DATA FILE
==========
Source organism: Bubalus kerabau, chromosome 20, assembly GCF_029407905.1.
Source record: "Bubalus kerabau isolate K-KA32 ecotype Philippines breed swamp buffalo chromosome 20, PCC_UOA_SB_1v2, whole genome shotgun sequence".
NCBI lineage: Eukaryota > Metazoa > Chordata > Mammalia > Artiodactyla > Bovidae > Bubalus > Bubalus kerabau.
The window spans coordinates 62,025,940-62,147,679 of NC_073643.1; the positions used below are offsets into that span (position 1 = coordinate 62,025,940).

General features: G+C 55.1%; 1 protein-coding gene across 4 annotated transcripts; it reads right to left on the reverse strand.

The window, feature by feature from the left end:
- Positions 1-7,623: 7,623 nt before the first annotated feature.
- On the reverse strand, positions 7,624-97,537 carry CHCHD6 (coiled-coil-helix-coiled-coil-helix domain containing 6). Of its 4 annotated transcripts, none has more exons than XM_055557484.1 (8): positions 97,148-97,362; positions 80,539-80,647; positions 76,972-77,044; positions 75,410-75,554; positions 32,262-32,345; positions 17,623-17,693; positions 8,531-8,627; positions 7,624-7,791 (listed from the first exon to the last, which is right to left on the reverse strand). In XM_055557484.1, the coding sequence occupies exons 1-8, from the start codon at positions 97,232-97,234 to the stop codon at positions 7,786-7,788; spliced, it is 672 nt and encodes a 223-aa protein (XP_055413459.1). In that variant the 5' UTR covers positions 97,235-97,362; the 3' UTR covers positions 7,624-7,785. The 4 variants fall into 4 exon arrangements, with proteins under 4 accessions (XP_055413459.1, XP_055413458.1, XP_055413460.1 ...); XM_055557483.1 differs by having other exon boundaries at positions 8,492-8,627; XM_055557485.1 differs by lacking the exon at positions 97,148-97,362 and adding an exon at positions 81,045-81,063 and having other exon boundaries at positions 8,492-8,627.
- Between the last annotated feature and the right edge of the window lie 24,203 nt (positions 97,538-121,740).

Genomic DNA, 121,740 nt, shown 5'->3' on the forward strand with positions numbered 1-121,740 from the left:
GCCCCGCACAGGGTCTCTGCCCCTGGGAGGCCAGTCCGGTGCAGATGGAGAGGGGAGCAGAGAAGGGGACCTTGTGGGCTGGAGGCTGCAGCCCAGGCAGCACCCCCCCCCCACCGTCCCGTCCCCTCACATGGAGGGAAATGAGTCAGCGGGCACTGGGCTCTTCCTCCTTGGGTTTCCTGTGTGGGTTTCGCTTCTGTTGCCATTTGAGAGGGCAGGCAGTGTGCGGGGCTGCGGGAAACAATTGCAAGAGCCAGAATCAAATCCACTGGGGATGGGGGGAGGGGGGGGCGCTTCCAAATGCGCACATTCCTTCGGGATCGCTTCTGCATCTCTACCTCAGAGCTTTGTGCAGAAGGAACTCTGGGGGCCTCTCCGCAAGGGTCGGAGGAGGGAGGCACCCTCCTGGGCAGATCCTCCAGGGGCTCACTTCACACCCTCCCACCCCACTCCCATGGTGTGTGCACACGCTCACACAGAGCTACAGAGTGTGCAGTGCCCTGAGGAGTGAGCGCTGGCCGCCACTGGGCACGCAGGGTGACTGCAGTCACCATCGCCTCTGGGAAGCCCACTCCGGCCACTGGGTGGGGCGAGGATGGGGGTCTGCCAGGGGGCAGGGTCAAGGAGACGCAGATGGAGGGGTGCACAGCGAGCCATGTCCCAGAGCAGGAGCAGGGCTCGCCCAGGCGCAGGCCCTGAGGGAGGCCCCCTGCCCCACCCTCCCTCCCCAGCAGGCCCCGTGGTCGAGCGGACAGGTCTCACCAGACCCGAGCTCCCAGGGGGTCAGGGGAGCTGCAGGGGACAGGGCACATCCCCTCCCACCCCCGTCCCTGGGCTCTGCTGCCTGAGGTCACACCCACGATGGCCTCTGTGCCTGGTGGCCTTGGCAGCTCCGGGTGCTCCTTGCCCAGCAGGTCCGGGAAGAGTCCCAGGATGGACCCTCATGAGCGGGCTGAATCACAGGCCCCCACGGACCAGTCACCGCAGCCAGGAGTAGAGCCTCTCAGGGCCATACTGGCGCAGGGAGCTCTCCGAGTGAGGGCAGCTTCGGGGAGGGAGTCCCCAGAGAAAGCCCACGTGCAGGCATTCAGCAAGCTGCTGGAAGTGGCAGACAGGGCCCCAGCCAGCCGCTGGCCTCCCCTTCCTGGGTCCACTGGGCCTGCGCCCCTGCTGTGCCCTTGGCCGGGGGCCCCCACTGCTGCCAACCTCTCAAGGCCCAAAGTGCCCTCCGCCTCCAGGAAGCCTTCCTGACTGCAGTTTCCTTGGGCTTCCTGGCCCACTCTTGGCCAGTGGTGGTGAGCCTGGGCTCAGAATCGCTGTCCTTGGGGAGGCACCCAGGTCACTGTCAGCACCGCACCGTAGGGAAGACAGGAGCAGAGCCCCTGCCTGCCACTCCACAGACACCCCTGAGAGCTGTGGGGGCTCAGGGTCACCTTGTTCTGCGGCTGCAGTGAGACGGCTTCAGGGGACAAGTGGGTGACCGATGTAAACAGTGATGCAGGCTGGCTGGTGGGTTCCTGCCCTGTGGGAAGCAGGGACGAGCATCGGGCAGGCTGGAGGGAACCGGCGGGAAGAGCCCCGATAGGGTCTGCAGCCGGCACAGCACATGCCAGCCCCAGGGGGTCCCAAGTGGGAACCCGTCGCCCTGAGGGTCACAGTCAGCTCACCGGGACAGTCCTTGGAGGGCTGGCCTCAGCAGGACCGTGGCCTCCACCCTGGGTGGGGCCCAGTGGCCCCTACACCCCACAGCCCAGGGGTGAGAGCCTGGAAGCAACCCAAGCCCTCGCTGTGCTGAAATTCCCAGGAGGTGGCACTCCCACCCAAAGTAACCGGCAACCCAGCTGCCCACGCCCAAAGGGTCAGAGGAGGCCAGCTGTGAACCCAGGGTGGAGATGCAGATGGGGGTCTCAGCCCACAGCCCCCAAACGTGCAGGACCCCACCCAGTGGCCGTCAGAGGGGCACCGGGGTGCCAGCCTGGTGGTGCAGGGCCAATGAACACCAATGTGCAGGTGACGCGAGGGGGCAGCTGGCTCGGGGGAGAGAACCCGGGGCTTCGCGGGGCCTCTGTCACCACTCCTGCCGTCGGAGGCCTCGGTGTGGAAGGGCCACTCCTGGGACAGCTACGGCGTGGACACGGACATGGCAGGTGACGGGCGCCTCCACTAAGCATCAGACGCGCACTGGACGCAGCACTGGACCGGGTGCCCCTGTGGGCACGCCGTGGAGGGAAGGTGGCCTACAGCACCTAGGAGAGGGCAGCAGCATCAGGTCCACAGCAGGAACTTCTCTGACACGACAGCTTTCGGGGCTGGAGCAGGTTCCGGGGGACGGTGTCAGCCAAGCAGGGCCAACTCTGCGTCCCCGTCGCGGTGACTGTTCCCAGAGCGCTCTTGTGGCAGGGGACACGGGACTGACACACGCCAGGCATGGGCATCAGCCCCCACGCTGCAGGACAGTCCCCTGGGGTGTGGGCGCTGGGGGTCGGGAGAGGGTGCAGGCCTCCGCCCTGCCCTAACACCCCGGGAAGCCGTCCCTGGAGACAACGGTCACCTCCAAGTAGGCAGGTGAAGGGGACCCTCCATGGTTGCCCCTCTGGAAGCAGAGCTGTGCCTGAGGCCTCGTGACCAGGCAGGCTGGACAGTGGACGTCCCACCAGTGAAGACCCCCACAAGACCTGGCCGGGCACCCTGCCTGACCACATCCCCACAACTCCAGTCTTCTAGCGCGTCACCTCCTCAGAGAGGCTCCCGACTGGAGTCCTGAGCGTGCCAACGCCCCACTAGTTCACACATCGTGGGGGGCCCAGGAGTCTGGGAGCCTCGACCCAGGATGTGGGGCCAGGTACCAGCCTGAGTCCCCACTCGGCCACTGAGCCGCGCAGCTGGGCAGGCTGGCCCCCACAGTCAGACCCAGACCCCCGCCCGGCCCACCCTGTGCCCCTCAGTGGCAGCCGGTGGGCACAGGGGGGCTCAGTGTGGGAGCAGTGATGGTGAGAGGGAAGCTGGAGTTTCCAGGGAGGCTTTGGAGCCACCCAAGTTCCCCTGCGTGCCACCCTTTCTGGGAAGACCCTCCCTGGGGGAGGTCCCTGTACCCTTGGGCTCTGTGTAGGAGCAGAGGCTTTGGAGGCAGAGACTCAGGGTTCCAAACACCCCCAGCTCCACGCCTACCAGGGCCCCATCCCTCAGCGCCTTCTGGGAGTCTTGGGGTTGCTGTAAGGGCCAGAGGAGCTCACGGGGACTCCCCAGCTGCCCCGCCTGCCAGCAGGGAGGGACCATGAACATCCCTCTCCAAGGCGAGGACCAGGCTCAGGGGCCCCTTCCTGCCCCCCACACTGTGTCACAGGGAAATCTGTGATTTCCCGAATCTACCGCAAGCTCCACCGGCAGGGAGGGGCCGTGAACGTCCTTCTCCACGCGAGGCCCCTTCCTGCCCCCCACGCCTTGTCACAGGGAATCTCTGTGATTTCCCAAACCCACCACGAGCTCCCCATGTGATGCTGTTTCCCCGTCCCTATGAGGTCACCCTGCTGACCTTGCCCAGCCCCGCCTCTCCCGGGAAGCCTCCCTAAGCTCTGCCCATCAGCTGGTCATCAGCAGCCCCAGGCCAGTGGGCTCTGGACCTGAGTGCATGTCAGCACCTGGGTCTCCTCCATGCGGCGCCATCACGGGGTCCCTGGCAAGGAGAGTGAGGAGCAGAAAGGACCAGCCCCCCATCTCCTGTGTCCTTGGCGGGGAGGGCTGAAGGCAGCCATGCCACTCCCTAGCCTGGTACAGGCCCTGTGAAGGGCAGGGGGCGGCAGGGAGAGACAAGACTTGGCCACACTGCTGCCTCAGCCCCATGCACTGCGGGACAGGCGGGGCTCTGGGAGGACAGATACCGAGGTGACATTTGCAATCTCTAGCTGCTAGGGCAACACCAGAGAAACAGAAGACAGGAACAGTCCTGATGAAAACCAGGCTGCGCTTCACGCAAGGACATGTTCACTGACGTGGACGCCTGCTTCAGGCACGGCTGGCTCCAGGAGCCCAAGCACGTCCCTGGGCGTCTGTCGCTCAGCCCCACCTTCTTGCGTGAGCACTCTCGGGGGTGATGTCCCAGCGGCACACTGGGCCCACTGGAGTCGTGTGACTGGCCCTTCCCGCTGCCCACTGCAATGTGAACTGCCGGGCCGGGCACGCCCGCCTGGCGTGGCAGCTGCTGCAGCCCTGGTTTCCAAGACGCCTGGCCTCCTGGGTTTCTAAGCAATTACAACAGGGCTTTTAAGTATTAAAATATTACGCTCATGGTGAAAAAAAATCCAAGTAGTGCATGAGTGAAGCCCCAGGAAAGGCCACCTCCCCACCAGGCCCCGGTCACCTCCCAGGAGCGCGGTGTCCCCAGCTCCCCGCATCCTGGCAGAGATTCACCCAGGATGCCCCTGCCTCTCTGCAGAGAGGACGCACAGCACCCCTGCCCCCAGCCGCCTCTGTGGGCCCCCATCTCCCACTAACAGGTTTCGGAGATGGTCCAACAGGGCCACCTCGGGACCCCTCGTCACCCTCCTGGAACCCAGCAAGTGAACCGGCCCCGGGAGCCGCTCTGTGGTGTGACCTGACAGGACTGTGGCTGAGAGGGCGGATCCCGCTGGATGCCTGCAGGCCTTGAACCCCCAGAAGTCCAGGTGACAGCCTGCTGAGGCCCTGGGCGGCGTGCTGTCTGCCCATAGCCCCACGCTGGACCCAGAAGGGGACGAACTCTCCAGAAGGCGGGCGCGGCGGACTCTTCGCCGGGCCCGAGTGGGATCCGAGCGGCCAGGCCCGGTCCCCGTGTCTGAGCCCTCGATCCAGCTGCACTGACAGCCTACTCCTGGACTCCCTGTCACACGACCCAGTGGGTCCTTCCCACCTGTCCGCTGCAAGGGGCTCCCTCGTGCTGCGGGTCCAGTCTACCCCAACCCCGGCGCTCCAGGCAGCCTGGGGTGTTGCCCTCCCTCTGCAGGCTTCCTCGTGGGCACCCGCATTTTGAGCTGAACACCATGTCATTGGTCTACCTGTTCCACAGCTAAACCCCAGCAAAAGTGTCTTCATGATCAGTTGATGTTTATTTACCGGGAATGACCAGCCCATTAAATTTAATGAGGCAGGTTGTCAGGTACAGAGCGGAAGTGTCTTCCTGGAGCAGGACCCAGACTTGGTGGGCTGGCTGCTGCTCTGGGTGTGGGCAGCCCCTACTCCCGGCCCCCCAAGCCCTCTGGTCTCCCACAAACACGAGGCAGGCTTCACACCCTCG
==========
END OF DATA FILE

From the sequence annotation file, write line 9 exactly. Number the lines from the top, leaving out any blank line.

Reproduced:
- Between the last annotated feature and the right edge of the window lie 24,203 nt (positions 97,538-121,740).